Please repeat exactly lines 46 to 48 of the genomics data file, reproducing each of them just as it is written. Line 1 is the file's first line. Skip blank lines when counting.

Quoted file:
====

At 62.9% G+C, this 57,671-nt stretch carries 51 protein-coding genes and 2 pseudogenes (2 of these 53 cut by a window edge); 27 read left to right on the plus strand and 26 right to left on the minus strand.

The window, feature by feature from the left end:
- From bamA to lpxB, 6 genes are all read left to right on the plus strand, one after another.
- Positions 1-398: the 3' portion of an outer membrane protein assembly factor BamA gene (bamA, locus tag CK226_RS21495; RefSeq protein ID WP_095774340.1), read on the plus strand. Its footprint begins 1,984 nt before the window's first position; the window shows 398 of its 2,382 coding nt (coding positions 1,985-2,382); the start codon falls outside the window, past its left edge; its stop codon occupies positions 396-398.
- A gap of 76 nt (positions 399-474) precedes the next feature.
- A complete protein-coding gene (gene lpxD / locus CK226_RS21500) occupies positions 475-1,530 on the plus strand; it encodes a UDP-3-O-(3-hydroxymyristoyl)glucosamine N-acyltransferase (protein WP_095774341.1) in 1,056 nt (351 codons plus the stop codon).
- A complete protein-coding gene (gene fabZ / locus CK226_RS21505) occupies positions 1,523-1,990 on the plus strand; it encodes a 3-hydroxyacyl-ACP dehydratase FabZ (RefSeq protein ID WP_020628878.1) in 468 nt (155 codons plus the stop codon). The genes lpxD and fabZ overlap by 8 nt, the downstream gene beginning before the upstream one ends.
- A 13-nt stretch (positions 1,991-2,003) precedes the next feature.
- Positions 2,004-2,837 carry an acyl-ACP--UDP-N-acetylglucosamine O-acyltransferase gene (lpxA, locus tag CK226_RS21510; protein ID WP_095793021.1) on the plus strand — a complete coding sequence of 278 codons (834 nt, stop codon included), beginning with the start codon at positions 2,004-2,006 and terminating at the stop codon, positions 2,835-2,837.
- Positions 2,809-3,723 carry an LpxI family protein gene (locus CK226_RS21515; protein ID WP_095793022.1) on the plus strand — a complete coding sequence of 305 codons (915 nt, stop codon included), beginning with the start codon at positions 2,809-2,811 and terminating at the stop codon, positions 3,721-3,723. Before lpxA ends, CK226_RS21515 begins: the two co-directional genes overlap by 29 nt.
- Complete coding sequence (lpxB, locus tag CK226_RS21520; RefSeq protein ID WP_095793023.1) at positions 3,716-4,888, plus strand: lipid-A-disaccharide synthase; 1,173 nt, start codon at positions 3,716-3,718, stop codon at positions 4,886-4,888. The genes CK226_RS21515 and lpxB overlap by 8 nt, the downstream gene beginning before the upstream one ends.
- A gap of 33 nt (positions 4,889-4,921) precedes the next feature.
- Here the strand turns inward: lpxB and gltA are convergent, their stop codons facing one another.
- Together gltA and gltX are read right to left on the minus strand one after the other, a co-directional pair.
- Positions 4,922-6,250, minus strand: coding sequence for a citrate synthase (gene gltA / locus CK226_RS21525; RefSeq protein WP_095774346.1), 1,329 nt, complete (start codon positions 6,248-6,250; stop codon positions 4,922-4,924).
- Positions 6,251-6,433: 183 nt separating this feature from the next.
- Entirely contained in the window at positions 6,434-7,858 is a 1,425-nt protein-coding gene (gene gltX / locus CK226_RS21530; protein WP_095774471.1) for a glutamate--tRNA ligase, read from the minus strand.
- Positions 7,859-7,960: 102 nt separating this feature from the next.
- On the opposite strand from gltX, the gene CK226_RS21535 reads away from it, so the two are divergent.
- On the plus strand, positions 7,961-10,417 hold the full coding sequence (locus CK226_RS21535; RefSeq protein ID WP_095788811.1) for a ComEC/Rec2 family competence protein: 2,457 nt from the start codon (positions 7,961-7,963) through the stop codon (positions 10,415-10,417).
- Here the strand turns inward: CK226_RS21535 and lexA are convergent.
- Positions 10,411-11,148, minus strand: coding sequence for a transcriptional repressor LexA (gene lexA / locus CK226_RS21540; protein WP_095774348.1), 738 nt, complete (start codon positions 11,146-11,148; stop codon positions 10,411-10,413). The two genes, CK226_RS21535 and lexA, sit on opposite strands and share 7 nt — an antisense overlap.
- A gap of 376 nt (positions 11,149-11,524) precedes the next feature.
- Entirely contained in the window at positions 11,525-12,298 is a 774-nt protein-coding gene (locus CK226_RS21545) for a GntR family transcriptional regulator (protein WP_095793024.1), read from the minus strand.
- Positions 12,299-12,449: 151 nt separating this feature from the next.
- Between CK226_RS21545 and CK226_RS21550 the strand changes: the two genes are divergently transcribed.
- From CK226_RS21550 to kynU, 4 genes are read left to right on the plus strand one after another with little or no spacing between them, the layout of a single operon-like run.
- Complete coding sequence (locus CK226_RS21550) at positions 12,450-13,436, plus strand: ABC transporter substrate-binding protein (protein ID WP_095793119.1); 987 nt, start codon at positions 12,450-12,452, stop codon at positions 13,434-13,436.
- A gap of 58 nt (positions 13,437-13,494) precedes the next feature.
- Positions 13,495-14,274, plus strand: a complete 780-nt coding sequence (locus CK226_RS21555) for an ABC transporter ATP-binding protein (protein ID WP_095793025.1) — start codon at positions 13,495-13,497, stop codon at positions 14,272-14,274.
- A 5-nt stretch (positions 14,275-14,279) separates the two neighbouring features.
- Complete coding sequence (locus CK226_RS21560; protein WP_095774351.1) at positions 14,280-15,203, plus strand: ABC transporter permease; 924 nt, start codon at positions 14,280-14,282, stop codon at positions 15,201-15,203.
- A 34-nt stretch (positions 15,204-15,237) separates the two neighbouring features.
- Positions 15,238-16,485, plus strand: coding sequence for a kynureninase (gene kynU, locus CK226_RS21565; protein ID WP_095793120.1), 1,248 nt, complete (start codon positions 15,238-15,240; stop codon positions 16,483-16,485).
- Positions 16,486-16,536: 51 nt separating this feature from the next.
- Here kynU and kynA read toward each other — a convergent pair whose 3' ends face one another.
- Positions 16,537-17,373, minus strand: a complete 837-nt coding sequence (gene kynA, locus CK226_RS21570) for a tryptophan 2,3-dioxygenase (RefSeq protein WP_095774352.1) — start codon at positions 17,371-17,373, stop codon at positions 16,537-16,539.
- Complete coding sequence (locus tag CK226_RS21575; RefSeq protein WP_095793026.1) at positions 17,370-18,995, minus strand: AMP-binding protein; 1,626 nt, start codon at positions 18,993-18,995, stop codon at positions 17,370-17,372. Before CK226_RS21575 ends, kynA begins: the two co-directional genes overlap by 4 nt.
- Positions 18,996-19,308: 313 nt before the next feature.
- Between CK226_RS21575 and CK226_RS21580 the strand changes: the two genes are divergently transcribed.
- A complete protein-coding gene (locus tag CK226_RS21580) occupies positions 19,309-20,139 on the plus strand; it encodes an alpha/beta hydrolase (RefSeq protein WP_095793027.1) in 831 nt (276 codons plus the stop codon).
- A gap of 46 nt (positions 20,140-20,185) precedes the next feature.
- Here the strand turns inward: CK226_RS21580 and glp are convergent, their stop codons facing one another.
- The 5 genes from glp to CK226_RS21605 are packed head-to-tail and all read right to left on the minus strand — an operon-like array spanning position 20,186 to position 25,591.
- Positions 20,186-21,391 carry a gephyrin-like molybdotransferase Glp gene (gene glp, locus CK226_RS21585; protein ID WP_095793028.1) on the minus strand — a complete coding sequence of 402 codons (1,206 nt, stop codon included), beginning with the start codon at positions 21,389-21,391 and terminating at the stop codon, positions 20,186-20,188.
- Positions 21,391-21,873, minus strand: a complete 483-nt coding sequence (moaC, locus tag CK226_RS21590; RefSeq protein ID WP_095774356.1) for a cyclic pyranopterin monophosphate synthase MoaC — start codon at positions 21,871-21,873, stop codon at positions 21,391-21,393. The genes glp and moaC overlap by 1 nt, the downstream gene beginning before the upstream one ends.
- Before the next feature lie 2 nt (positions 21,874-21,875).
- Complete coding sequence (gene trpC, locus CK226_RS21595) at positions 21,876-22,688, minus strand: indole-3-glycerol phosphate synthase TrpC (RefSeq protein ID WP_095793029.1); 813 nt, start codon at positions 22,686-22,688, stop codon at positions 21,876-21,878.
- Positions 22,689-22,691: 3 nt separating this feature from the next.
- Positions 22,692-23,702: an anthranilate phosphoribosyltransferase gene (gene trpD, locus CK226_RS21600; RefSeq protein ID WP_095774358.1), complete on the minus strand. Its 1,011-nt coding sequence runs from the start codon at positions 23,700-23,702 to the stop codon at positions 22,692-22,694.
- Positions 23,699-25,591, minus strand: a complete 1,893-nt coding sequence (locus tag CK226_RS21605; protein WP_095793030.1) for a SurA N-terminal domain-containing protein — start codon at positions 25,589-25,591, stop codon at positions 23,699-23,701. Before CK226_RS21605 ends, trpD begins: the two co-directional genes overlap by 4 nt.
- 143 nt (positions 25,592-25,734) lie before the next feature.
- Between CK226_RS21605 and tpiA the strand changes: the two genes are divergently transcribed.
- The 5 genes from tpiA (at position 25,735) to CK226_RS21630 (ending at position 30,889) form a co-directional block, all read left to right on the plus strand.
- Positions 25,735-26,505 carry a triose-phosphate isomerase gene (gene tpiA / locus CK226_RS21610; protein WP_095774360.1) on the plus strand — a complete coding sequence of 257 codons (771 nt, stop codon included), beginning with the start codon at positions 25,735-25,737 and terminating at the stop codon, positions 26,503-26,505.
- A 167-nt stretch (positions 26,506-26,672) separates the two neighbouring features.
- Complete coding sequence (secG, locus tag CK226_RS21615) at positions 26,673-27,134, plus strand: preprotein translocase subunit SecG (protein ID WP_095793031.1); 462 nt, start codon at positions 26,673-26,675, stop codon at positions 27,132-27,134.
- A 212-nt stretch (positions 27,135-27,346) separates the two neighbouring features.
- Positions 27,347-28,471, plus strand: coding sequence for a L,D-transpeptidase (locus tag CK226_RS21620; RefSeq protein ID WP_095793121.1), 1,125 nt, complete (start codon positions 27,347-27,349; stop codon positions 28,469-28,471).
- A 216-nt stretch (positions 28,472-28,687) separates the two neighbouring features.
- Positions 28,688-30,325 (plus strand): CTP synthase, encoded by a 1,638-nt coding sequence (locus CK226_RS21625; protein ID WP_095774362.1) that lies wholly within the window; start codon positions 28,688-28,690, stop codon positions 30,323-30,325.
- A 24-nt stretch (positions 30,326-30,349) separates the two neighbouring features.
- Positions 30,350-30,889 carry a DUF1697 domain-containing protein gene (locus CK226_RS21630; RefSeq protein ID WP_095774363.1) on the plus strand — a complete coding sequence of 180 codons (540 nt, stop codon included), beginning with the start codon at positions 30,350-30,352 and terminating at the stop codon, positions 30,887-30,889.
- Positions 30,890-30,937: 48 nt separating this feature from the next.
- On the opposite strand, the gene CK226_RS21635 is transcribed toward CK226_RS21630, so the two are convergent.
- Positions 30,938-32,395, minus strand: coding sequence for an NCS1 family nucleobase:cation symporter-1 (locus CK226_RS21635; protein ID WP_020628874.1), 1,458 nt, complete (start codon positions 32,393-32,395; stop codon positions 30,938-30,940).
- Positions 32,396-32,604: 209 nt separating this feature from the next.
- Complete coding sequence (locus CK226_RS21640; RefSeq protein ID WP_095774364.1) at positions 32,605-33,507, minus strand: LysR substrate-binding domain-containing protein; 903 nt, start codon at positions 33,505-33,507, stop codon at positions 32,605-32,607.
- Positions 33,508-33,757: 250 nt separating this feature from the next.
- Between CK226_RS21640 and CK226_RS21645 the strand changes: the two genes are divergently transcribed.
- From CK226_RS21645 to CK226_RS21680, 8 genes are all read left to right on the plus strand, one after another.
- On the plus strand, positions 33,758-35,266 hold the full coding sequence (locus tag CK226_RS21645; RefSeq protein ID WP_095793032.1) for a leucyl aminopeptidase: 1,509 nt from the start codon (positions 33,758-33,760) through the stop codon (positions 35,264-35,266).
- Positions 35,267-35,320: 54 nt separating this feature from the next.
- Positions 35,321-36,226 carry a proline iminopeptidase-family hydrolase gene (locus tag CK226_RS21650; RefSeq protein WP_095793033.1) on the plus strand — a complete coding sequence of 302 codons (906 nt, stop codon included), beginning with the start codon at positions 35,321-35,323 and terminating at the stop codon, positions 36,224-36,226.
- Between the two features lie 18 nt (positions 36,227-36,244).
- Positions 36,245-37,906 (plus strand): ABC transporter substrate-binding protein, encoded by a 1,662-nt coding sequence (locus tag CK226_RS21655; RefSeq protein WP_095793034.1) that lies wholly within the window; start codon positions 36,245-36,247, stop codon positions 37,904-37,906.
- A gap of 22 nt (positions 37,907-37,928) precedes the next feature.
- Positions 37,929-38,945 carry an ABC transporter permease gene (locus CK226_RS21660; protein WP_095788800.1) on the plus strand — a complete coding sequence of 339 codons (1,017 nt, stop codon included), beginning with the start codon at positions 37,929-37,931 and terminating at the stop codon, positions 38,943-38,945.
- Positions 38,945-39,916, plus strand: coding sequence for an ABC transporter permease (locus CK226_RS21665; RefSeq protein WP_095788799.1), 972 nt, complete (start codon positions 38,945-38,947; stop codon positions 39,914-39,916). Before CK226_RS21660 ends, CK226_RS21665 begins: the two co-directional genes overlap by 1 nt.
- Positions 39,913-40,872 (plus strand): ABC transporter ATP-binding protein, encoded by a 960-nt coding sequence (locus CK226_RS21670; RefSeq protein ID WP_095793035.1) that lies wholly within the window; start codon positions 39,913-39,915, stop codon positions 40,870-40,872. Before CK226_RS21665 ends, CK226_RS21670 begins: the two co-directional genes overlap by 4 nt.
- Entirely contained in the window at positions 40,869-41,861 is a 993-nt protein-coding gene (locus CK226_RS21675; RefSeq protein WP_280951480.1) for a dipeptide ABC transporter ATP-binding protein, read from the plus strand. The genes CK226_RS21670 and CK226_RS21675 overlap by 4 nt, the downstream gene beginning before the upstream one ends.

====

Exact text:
- Positions 21,391-21,873, minus strand: a complete 483-nt coding sequence (moaC, locus tag CK226_RS21590; RefSeq protein ID WP_095774356.1) for a cyclic pyranopterin monophosphate synthase MoaC — start codon at positions 21,871-21,873, stop codon at positions 21,391-21,393. The genes glp and moaC overlap by 1 nt, the downstream gene beginning before the upstream one ends.
- Before the next feature lie 2 nt (positions 21,874-21,875).
- Complete coding sequence (gene trpC, locus CK226_RS21595) at positions 21,876-22,688, minus strand: indole-3-glycerol phosphate synthase TrpC (RefSeq protein ID WP_095793029.1); 813 nt, start codon at positions 22,686-22,688, stop codon at positions 21,876-21,878.